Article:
Posts Tagged ‘OSFED’

Eating Disorders and Substance Use Disorders Comorbidity

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Many individuals with eating disorders also struggle with alcohol and drugs. In fact, about half of all individuals diagnosed with an eating disorder also have a substance use disorder. Let’s take a look at the nature of both eating disorders and substance use disorders so we can examine their relationship and how to best treat these disorders when they co-occur.

Eating Disorders

Eating disorders are real, complex illnesses that are affected by biological, psychological, social, and environmental factors in an individual’s life. Eating disorders are characterized by a disturbance in eating or food behaviors and are often accompanied by negative body image. Eating disorders often co-occur with other mental health disorders such as substance use, anxiety, or depression. Eating disorders are categorized in the DSM-5 as follows:

Anorexia Nervosa. Anorexia revolves around the restriction of food intake and an obsession with body weight, size, or shape. It is the most fatal of all mental illnesses. Warning signs in preteens and teens may include a refusal to maintain an age-appropriate weight, body dysmorphia, over-exercising, and restrictive behavior around food.

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Eating Disorders 101

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Eating disorders are real, complex illnesses that can cause serious harm. Eating disorders are characterized by a disturbance in an individual’s eating and food behaviors or self-perception. Common warning signs of eating disorders are extreme weight changes, altered eating behaviors, or an intense fixation on food and body talk. Eating disorders are biologically-based brain illnesses that are affected by environmental, social, and psychological factors. This means that illness is not caused by one specific factor, but rather by a series of factors in an individual’s unique life experience.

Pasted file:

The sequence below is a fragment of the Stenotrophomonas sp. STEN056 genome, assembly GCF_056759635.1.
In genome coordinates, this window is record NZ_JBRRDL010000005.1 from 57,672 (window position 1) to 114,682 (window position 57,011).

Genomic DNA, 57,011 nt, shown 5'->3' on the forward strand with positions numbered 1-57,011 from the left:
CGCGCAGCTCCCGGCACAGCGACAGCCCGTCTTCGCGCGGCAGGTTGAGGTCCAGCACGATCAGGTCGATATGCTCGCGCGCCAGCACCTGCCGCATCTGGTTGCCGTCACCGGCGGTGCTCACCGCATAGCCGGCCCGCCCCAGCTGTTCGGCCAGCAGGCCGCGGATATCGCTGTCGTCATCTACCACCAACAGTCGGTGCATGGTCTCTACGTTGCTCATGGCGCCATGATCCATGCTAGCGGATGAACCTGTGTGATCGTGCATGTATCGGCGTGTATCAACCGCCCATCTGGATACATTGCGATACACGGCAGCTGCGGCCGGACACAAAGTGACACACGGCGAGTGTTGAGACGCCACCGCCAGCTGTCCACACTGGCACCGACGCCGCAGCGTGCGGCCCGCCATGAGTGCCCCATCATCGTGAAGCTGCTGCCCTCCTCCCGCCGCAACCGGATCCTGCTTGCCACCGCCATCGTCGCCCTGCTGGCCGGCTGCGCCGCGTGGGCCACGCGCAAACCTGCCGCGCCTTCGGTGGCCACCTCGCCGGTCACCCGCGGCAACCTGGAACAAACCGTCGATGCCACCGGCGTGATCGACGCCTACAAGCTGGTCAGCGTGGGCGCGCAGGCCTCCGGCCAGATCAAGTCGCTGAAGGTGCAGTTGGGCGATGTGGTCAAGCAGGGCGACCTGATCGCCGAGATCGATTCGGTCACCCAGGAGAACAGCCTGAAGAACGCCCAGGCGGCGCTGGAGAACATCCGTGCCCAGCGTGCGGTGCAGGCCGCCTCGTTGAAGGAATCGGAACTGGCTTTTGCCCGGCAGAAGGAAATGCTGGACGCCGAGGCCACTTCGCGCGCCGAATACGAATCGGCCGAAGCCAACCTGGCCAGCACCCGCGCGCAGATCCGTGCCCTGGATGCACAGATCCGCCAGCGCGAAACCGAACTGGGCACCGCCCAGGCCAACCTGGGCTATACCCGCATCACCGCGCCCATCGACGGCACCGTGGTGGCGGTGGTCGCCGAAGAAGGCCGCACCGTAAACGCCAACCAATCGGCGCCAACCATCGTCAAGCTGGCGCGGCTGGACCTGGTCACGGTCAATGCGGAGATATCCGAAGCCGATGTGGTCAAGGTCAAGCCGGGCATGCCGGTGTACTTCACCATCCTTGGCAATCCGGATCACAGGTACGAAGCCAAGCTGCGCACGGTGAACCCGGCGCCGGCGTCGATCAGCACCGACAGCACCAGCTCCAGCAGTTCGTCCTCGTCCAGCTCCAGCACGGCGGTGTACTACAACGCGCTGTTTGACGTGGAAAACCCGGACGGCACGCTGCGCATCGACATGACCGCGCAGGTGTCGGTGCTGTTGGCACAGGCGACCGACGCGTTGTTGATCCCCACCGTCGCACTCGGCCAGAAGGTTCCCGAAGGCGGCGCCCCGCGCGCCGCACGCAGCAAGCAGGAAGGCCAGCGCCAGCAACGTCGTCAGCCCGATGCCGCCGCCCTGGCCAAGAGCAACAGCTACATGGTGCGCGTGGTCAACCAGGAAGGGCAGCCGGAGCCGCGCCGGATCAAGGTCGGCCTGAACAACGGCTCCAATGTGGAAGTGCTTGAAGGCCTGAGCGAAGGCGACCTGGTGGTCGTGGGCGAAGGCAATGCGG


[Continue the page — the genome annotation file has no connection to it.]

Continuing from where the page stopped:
Types of Eating Disorders

Due to the complexity of eating disorders, the DSM-5 divides eating disorders into the following five categories:

Anorexia Nervosa. Anorexia is noted by extreme food restriction that causes dramatic and prolonged weight loss. It often presents with body dysmorphia and a genuine fear of food.

Avoidant/Restrictive Food Intake Disorder (ARFID). ARFID includes feeding or eating disorders that involve a lack of interest in or an avoidance of certain foods that result in a failure to meet nutritional needs. ARFID, unlike anorexia, does not include a drive for thinness.

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Why Should I go to The Emily Program Instead of Solely a Therapist, Dietitian or Physician?

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If you are struggling with disordered eating and looking into treatment options, it is common to schedule an appointment with a primary care physician, dietitian or therapist. While making an appointment with one of these professionals is a great place to start eating disorder treatment, it’s best to receive continued treatment at an eating disorder specialty center. Eating disorder centers like The Emily Program are able to offer a level of specialty care that other healthcare providers are often unable to offer. Due to the extensive knowledge of the illnesses and high-quality treatment, eating disorder centers can often facilitate lasting recovery at a higher rate. Programs like The Emily Program achieve success by offering expert staff, specialized facilities, tailored treatment, and ongoing care.

Expert Staff

The Emily Program’s multidisciplinary teams of eating disorder experts, including dietitians, therapists, and doctors,  are able to provide quality, well-rounded care to treat every aspect of an eating disorder. Our teams integrate nutritional, psychiatric, medical, and therapeutic expertise to provide exceptional eating disorder care with a focus on collaboration among staff, clients, and families. Staff at The Emily Program undergo ongoing eating disorder training, ensuring that they stay up-to-date on the latest research and treatment options.

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Why Eating Disorders are Serious

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Eating disorders are biologically based mental illnesses that are influenced by an individual’s environment, society, and psychological makeup. An eating disorder is an illness that causes an individual to experience disturbances in their eating habits and negative food or body-related thoughts and feelings. The Diagnostic and Statistical Manual of Mental Disorders, Fifth Edition (DSM-5) recognizes five kinds of eating disorders:

Anorexia Nervosa. Anorexia is characterized by extended and extreme food restriction and malnourishment that causes dramatic and sustained weight loss. Anorexia often presents with a fear of gaining weight and other body image issues.

Avoidant Restrictive Food Intake Disorder (ARFID). ARFID is a feeding or eating disorder typically driven by fear, a lack of interest in food, or an avoidance of certain foods, resulting in continued failure to meet an individual’s nutritional needs. ARFID often presents without a drive for thinness.

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